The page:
The Western Cape practically zooms off the travel charts with its level of natural beauty and variety of sporting and cultural activities. Around Cape Town, the Garden Route and the West Coast you’ll find coastal scenery and beaches, as well as forested mountains. Moving inland you get to the green Winelands and a drier Klein Karoo, all with...
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Western Cape travel guide
The Western Cape practically zooms off the travel charts with its level of natural beauty and variety of sporting and cultural activities. Around Cape Town, the Garden Route and the West Coast you’ll find coastal scenery and beaches, as well as forested mountains. Moving inland you get to the green Winelands and a drier Klein Karoo, all with more mountains.
The star of the show is Cape Town, a microcosm of the whole province. In one sophisticated yet friendly city you can satisfy your longing to climb a mountain, paraglide and surf, but also grab some urban action with outstanding restaurants to suit all budgets, neighbourhood markets plus smart shopping centres, and theatre ranging from box office hits to alternative performances in a tiny room. Children love Cape Town for its beaches, open spaces and activities such as zip lining, surf lessons, tobogganing, penguin watching and loads of indoor science, arts and crafts.
But don’t neglect the rest of the Western Cape. Here’s where you can watch whales and dolphins play, discover a unique winemaker, go bungee jumping, explore history in a tiny country town, contemplate the stars from the desert, hike the glorious Cedarberg Mountains and see the spring wildflower tapestry in Namaqualand.
Around the coast:
- Cape Town – Chic in some ways and laid back in others, Cape Town hints of Europe and New York, yet is most definitely African. The city is singular for features such as Table Mountain, the V&A Waterfront, its Malay community of the Bo-Kaap, Constantia wine farms and Robben Island where Nelson Mandela was imprisoned. Camps Bay, Clifton and Muizenberg are among the best beaches. The funky suburb of Woodstock is well worth visiting for its art scene, small boutiques and Saturday morning farmer’s market at the Old Biscuit Mill. Long and Adderley Streets still have historic old buildings, such as the Slave Lodge Museum. The area around Bree Street in the centre of town is known for innovative food, an artisan coffee culture and trendy nightlife, including cool wine bars, art galleries and plenty of cool LGBT venues.
- Cape Peninsula – At the very tip of the peninsula lies the Cape Point Nature Reserve. Here two oceans come together, and you can see a beautiful expanse of fynbos, the floral kingdom only found in the Cape. You may be lucky enough to catch a glimpse of a baboon or two (don’t feed them). Return via Simonstown, with its African Penguin colony at Boulders and Seaforth beaches. Stop off in bohemian Kalk Bay, picturesque St James and retro Muizenberg, beloved by surfers.
- Garden Route – Spend a memorable few days discovering lazy beaches at Stilbaai, Victoria Bay, Wilderness and Sedgefield. Take the family on a big game safari or find the fairytale castles at Noetzie. The coastal towns of Knysna and Plettenberg Bay offer boat-based adventures and dolphin and whale watching. Choose a magnificent Tsitsikamma Forest hike and canopy tour, or test your limits with the world’s highest bungee jump at Bloukrans.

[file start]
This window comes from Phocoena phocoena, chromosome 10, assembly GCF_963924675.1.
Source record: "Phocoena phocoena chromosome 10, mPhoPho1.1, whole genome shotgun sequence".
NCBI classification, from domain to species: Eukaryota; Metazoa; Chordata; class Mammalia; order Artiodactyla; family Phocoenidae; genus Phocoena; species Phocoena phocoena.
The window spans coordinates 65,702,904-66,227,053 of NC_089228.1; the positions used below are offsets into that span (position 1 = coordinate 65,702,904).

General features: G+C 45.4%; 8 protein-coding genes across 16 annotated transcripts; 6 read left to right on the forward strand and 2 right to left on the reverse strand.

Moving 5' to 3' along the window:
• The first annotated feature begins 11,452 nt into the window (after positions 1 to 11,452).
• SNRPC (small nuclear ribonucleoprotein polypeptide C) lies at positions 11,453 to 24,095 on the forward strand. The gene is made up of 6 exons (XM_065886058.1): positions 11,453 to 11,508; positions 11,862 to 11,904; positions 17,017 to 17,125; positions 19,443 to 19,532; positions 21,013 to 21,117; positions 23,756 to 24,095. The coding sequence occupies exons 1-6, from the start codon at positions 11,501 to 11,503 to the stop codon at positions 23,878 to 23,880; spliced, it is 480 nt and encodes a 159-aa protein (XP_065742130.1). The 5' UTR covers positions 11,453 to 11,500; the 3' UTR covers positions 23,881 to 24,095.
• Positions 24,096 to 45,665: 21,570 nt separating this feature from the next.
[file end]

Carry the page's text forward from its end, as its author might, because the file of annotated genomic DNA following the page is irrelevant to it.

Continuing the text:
- Hermanus and Overberg – Go between July and September to do some whale watching in Hermanus, not forgetting its gorgeous coastal walks and the wine farms of Hemel en Aarde. Close by are the hot springs at Caledon, and the historic charm of Swellendam.
- West Coast – In spring the ground of Namaqualand is covered with a Crayola box of flowers. Experience the theatrical genius of Pieter Dirk Uys’ Theatre and Mausoleum in Darling. Brave the mysterious mountain range of the Cedarberg and explore the untamed beaches at Paternoster and Langebaan. Discover a new talent among the quaint showrooms, shops and eateries in the arty village of Riebeeck Kasteel.
- Cape Winelands – Taste, taste and taste. Then decide on your own favourite wine along the various routes that take you to farms in Durbanville, Somerset West, Paarl, Stellenbosch, and Franschhoek. The driving is easy along country roads with hillsides covered in vines dipping into valleys of all shades of green. Many of the estates have top-class restaurants to follow your wine tasting. You can buy South African wines directly from the farms.
- Breede River Valley – This is the largest wine and fruit-producing valley in the Western Cape. The setting is a magnificent zig zag of hills, sliced by the Breede River. Rafting, canoeing and hiking are some of the activities on offer when you are not stocking up on wine. Not to miss is Montagu, hugely popular for its hot springs and a base for rock climbing and cave seeking. The town is also bursting with Cape Dutch architecture as well as dried fruit, nuts and preserves. The Montagu dried fruit and nut factory shop is just outside the town. The wines of nearby Robertson have an excellent reputation. Annual Festivals in this area include Christmas in Winter and the Prince Albert Olive Festival.
- Klein Karoo – the Cape’s Route 62 leads travellers into a landscape of startling horizontal rock formations. Quirky towns include Calitzdorp, Ladismith and Barrydale.